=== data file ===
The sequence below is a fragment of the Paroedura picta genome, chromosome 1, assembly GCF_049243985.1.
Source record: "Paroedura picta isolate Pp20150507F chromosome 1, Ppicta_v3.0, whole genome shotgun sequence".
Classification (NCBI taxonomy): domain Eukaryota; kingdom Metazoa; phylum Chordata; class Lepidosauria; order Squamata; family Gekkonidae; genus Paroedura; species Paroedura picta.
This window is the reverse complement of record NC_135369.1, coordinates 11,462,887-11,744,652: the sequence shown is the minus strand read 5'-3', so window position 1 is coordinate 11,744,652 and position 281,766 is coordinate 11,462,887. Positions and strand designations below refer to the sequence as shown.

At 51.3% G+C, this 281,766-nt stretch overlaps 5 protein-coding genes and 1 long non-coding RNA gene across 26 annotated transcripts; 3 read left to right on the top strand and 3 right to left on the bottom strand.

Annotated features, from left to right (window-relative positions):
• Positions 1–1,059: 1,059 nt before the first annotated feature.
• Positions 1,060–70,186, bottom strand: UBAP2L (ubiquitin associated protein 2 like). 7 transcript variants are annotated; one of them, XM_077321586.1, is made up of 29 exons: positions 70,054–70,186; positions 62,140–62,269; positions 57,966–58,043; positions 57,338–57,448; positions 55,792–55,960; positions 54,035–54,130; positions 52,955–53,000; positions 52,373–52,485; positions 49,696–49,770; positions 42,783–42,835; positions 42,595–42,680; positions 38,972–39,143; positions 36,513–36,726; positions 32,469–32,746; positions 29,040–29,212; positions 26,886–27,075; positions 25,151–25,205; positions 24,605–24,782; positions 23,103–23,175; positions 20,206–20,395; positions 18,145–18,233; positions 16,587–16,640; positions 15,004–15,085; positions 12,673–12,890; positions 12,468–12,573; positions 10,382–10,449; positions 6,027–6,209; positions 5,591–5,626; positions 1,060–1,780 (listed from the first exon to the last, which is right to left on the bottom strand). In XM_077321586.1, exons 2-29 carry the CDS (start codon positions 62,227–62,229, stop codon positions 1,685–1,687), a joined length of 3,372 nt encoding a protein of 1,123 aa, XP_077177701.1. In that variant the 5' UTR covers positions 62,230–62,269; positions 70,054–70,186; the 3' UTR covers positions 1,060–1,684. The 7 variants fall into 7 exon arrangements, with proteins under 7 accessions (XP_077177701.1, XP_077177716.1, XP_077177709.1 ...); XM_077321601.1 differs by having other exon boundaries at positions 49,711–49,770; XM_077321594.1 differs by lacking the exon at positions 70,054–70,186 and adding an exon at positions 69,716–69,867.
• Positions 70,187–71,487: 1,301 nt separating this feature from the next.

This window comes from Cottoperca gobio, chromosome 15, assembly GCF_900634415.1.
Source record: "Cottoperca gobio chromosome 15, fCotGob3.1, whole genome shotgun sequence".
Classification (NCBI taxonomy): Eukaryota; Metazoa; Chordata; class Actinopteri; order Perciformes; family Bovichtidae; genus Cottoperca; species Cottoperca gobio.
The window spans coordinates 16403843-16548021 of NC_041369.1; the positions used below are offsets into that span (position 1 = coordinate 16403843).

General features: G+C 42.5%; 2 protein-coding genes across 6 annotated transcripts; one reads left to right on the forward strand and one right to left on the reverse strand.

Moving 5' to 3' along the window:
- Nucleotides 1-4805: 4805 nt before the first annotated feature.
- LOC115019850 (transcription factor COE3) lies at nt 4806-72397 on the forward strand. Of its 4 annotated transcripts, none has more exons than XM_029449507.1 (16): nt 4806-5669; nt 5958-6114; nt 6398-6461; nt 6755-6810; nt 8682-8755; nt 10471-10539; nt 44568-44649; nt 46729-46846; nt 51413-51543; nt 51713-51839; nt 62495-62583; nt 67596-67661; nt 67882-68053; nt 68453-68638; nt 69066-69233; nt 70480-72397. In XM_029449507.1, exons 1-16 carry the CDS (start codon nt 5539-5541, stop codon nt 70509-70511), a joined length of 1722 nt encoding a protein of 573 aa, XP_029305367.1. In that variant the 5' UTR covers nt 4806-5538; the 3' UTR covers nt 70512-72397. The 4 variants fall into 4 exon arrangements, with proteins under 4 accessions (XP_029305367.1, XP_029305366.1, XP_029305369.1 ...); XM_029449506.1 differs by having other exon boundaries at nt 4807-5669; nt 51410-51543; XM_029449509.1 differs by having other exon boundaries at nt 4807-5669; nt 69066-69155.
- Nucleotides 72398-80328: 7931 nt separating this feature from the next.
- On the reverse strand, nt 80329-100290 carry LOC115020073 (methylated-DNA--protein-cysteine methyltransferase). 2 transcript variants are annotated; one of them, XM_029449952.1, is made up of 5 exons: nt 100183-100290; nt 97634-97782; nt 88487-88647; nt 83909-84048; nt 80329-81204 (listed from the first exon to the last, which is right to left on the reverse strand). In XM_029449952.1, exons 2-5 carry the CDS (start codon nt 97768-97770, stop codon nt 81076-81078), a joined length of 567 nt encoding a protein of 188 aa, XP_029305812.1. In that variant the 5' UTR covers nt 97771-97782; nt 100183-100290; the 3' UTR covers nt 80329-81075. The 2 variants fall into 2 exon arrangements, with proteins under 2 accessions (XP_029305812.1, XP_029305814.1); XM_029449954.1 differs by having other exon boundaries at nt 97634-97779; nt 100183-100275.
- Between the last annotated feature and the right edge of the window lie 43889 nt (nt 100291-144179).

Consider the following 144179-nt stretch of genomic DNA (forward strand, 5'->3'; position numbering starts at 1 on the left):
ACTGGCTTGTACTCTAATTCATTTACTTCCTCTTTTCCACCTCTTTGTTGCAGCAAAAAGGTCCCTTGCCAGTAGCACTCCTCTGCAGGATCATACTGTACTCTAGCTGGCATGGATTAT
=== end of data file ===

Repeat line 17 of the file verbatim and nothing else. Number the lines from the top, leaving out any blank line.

- LOC115019850 (transcription factor COE3) lies at nt 4806-72397 on the forward strand. Of its 4 annotated transcripts, none has more exons than XM_029449507.1 (16): nt 4806-5669; nt 5958-6114; nt 6398-6461; nt 6755-6810; nt 8682-8755; nt 10471-10539; nt 44568-44649; nt 46729-46846; nt 51413-51543; nt 51713-51839; nt 62495-62583; nt 67596-67661; nt 67882-68053; nt 68453-68638; nt 69066-69233; nt 70480-72397. In XM_029449507.1, exons 1-16 carry the CDS (start codon nt 5539-5541, stop codon nt 70509-70511), a joined length of 1722 nt encoding a protein of 573 aa, XP_029305367.1. In that variant the 5' UTR covers nt 4806-5538; the 3' UTR covers nt 70512-72397. The 4 variants fall into 4 exon arrangements, with proteins under 4 accessions (XP_029305367.1, XP_029305366.1, XP_029305369.1 ...); XM_029449506.1 differs by having other exon boundaries at nt 4807-5669; nt 51410-51543; XM_029449509.1 differs by having other exon boundaries at nt 4807-5669; nt 69066-69155.